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The Maternal-to-Zygotic Transition Targets Actin to Promote Robustness during Morphogenesis

  • Liuliu Zheng,

    Affiliation Verna & Marrs McLean Department of Biochemistry and Molecular Biology, Baylor College of Medicine, Houston, Texas, United States of America

  • Leonardo A. Sepúlveda,

    Affiliations Verna & Marrs McLean Department of Biochemistry and Molecular Biology, Baylor College of Medicine, Houston, Texas, United States of America, Center for Biophysics and Computational Biology, University of Illinois at Urbana-Champaign, Urbana, Illinois, United States of America

  • Rhonald C. Lua,

    Affiliation Department of Molecular and Human Genetics, Baylor College of Medicine, Houston, Texas, United States of America

  • Olivier Lichtarge,

    Affiliations Verna & Marrs McLean Department of Biochemistry and Molecular Biology, Baylor College of Medicine, Houston, Texas, United States of America, Department of Molecular and Human Genetics, Baylor College of Medicine, Houston, Texas, United States of America

  • Ido Golding,

    Affiliations Verna & Marrs McLean Department of Biochemistry and Molecular Biology, Baylor College of Medicine, Houston, Texas, United States of America, Center for Theoretical Biological Physics, Rice University, Houston, Texas, United States of America, Center for the Physics of Living Cells, University of Illinois at Urbana-Champaign, Urbana, Illinois, United States of America

  • Anna Marie Sokac

    sokac@bcm.edu

    Affiliation Verna & Marrs McLean Department of Biochemistry and Molecular Biology, Baylor College of Medicine, Houston, Texas, United States of America

The Maternal-to-Zygotic Transition Targets Actin to Promote Robustness during Morphogenesis

  • Liuliu Zheng, 
  • Leonardo A. Sepúlveda, 
  • Rhonald C. Lua, 
  • Olivier Lichtarge, 
  • Ido Golding, 
  • Anna Marie Sokac
PLOS
x

Abstract

Robustness is a property built into biological systems to ensure stereotypical outcomes despite fluctuating inputs from gene dosage, biochemical noise, and the environment. During development, robustness safeguards embryos against structural and functional defects. Yet, our understanding of how robustness is achieved in embryos is limited. While much attention has been paid to the role of gene and signaling networks in promoting robust cell fate determination, little has been done to rigorously assay how mechanical processes like morphogenesis are designed to buffer against variable conditions. Here we show that the cell shape changes that drive morphogenesis can be made robust by mechanisms targeting the actin cytoskeleton. We identified two novel members of the Vinculin/α-Catenin Superfamily that work together to promote robustness during Drosophila cellularization, the dramatic tissue-building event that generates the primary epithelium of the embryo. We find that zygotically-expressed Serendipity-α (Sry-α) and maternally-loaded Spitting Image (Spt) share a redundant, actin-regulating activity during cellularization. Spt alone is sufficient for cellularization at an optimal temperature, but both Spt plus Sry-α are required at high temperature and when actin assembly is compromised by genetic perturbation. Our results offer a clear example of how the maternal and zygotic genomes interact to promote the robustness of early developmental events. Specifically, the Spt and Sry-α collaboration is informative when it comes to genes that show both a maternal and zygotic requirement during a given morphogenetic process. For the cellularization of Drosophilids, Sry-α and its expression profile may represent a genetic adaptive trait with the sole purpose of making this extreme event more reliable. Since all morphogenesis depends on cytoskeletal remodeling, both in embryos and adults, we suggest that robustness-promoting mechanisms aimed at actin could be effective at all life stages.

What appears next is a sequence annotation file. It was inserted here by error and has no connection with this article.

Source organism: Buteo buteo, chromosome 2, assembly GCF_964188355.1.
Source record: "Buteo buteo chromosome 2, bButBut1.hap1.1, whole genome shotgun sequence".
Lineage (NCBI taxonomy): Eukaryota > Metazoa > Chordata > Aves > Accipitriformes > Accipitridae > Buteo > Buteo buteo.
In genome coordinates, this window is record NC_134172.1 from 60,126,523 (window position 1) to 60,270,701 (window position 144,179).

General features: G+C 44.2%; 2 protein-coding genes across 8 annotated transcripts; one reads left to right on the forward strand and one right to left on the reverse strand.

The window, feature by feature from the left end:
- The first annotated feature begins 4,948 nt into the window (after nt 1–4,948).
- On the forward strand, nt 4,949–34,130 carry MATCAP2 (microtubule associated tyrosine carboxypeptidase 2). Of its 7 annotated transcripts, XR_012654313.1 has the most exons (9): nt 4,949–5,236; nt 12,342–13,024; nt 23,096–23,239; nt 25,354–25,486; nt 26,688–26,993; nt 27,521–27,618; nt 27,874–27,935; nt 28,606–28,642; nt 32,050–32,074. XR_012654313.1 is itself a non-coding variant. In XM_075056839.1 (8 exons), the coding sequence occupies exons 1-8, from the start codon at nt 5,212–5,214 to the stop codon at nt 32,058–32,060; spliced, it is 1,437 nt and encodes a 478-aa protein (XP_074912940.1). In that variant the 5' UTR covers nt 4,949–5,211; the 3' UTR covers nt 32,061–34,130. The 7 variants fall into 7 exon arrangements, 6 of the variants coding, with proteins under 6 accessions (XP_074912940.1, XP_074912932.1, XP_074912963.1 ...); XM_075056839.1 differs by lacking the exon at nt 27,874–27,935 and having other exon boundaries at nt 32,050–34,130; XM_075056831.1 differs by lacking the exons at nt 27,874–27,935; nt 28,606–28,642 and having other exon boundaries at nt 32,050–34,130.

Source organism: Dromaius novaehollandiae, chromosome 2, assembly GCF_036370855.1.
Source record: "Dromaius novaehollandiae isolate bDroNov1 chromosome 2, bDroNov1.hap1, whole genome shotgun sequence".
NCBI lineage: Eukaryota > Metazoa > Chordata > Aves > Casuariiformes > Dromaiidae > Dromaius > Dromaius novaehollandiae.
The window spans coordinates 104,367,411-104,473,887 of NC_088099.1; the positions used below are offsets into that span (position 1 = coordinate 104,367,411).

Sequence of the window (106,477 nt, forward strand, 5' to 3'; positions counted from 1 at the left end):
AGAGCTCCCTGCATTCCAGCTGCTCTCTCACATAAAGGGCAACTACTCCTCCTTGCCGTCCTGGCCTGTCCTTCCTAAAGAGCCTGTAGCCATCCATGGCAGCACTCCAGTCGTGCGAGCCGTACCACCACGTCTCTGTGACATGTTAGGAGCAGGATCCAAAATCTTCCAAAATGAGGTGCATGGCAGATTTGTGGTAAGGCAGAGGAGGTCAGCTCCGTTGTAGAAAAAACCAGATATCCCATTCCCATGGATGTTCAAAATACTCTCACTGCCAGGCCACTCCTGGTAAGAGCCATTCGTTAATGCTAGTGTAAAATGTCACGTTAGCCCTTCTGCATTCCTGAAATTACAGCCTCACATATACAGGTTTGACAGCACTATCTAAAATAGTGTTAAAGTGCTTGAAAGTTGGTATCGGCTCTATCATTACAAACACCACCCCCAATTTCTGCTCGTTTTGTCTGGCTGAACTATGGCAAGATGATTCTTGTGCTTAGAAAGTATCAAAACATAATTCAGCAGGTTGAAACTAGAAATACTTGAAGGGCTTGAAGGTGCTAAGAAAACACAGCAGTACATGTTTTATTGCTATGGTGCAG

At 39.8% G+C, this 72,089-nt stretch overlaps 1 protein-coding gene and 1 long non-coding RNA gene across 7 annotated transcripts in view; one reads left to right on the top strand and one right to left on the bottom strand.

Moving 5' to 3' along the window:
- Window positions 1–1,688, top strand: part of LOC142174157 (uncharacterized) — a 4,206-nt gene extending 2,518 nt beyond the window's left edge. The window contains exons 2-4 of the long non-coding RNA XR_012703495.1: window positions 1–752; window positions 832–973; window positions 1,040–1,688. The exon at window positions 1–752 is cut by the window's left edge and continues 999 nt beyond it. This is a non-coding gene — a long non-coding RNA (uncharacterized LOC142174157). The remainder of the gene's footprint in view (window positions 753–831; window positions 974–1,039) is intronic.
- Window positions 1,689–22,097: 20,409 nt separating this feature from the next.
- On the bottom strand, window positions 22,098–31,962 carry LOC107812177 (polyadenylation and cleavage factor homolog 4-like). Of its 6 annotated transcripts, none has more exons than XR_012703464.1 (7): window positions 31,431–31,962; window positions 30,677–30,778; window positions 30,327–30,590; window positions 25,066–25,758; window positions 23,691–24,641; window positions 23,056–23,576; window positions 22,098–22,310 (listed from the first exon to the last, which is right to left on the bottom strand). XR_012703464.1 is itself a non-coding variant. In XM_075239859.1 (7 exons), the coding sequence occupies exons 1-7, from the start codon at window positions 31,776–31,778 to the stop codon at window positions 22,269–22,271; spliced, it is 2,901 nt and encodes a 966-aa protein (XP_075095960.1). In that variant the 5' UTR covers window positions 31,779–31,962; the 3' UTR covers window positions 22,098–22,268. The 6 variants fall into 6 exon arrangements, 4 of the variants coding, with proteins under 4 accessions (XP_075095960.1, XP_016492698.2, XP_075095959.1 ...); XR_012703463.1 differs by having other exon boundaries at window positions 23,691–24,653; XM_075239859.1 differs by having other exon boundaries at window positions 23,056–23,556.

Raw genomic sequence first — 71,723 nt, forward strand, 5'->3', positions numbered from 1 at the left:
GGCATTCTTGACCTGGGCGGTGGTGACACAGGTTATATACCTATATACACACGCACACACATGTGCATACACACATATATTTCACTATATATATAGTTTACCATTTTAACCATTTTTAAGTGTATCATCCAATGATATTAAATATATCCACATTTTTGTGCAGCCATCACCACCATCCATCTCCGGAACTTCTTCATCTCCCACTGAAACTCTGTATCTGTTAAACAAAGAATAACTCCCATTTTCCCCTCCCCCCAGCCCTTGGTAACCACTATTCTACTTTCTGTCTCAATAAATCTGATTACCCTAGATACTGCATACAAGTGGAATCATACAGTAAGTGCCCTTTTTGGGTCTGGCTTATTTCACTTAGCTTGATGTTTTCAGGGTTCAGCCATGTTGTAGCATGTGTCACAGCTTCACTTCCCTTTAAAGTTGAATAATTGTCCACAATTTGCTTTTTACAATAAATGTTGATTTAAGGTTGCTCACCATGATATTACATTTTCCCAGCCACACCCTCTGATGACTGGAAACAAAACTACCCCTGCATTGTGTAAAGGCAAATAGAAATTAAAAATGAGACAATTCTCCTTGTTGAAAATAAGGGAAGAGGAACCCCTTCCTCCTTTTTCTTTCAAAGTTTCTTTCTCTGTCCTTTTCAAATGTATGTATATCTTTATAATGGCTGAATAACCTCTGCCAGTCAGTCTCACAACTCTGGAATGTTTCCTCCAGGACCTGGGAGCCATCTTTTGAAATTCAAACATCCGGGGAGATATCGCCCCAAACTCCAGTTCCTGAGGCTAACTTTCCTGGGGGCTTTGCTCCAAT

Author Summary

Every embryo develops under its own unique set of circumstances, with variable inputs coming from mother, father, and the environment. To then ensure a reliable outcome, mechanisms are built into development to buffer against challenges like genetic deficiency, maternal fever, alcohol exposure, etc. This buffering, called “robustness”, can be overwhelmed, ending in miscarriage, pre-mature birth, and structural and functional birth defects. Thus, we need to understand how robustness arises in order to define an embryo's susceptibilities to genetic background and environment; and to ultimately promote healthy reproduction. In this work we provide new insight into how morphogenesis, the process of tissue building in embryos, is made more robust. First, we show that early gene expression by the embryo, or zygote, supplements the stockpile of proteins already supplied by the mother to ensure the robustness of early morphogenesis. Specifically, our data suggests that a specific gene, sry-α, and its expression by the embryo at the maternal-to-zygotic transition, is a genetic adaptation with the sole function of making the first tissue building event in the fruit fly more robust. In addition, we show that the robustness of this morphogenetic event is promoted by mechanisms regulating the actin cytoskeleton.

Introduction

Every embryo develops under its own unique set of circumstances and challenges. To then ensure a reliable outcome, mechanisms are built into development to buffer against fluctuations in genetic, biochemical, and environmental inputs [1]. This buffering, called “robustness”, can be overwhelmed, ending in miscarriage, shortened gestation, and structural and functional birth defects [2]. Thus, we need to understand how developmental robustness arises in order to define an embryo's susceptibilities to genetic/epigenetic background and environment; and to ultimately promote healthy reproduction.